You learn something new every day…

“You learn something new every day.” It’s a cliché. And the word cliché actually comes from a printing term. It originated in the days when printing was done using metal blocks with individual letters arranged to form the words in a layout, and printers would pre-prepare the most commonly used phrases as a single piece of metal to avoid having to assemble the phrase every time they needed to use it. This block of type was called a cliché.

Raining Cats and Dogs

It was also known by another printing term; stereotype. In printing terms, a cliché and a stereotype were the same thing, and the former originated from the French language. It quickly developed into a word to describe an idea, or an element in an artistic work, which had become overused to the point of losing its original meaning or impact. A French poet in the 1800’s called Gérard de Nerval said, “The first man who compared a woman to a rose was a poet. The second, an imbecile.” (Bit harsh I reckon, but you get the point.)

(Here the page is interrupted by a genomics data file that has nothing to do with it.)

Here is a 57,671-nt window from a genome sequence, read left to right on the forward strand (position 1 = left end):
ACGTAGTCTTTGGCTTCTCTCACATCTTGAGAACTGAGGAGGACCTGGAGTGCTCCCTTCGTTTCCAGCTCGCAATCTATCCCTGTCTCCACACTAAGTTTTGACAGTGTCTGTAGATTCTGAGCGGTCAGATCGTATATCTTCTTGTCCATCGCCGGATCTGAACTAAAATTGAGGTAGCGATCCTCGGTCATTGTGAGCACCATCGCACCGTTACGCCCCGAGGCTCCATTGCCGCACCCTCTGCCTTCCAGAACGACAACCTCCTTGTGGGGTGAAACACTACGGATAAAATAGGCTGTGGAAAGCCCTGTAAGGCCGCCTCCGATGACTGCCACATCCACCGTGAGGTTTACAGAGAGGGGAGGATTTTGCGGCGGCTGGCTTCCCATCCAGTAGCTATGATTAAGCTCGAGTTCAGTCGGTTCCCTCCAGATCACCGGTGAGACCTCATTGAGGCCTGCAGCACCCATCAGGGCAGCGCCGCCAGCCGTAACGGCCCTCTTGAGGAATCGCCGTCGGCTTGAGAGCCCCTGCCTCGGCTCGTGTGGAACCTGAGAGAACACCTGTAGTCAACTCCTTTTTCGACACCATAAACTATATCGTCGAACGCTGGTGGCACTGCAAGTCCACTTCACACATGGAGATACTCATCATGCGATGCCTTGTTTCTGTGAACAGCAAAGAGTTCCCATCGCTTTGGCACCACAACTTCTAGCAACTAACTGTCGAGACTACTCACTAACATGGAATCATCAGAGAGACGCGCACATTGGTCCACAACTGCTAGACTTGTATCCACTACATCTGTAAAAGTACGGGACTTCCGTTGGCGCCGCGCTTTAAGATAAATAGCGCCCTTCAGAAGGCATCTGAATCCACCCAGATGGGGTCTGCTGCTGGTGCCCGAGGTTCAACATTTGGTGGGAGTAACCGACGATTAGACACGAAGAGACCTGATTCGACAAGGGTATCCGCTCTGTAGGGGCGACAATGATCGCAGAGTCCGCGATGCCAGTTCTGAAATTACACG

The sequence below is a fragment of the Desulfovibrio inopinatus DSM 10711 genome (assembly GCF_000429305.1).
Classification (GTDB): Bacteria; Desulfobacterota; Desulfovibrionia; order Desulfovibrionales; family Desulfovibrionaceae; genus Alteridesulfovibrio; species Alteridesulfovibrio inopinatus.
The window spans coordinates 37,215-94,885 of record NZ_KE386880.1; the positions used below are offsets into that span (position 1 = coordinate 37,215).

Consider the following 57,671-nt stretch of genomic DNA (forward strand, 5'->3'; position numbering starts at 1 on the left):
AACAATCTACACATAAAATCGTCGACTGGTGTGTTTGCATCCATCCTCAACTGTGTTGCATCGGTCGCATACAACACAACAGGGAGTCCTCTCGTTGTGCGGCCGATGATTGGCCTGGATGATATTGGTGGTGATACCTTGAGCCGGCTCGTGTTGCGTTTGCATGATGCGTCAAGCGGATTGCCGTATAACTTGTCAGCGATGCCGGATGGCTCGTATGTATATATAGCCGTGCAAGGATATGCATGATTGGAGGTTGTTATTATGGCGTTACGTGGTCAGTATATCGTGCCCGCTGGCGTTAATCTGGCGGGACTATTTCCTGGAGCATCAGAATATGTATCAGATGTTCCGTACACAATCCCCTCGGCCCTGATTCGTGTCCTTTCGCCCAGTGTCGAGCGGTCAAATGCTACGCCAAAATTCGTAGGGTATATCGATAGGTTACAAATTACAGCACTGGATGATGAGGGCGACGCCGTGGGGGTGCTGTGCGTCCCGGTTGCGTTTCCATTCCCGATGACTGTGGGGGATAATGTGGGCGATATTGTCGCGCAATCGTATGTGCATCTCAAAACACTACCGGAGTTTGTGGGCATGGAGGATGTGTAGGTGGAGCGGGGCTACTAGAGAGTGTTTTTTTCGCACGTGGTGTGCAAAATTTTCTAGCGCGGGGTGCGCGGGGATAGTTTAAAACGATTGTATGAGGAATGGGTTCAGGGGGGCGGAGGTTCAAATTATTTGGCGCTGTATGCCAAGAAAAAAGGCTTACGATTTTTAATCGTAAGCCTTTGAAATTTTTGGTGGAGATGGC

Clichés were used for visuals as well as phrases, where plates were engraved with stock images for use in layouts featuring stories on similar subjects. In modern times, visual clichés are often used effectively in comedy, and, some would say irritatingly, in advertising.

Light Bulb

Stereotype was derived from the Greek word ‘stereos’, meaningsolid, firm’ and ‘blow, impression, engraved mark’ (not the plural for a ghetto blaster) and its modern sense was first coined (spot the cliché) in 1798.  For example, an image of a stereotypical banker may still be imagined as a stern looking mustachioed fellow wearing a bowler hat and carrying an umbrella, even though that’s not what they look like these days.

Gustavo Piqueira
Above: A stereotypical image about slavery in Brazil, used by an early 20th century printer, from designer Gustavo Piqueira’s book ‘Brazilian Clichés‘.

So there you go. That’s the something new I’ve learned today. There are quite a few other modern terms and phrases that originate from old printing techniques, such as ‘uppercase’ and ‘lowercase’, ‘wrong end of the stick’ and, most obviously, ‘hot off the press’. But I’d better leave it at that so there’s something left to learn tomorrow…

Laurie Cansfield
Corporate Communications Manager
Potts Print (UK)

The first Carbon Balanced Printing Company in the North of England
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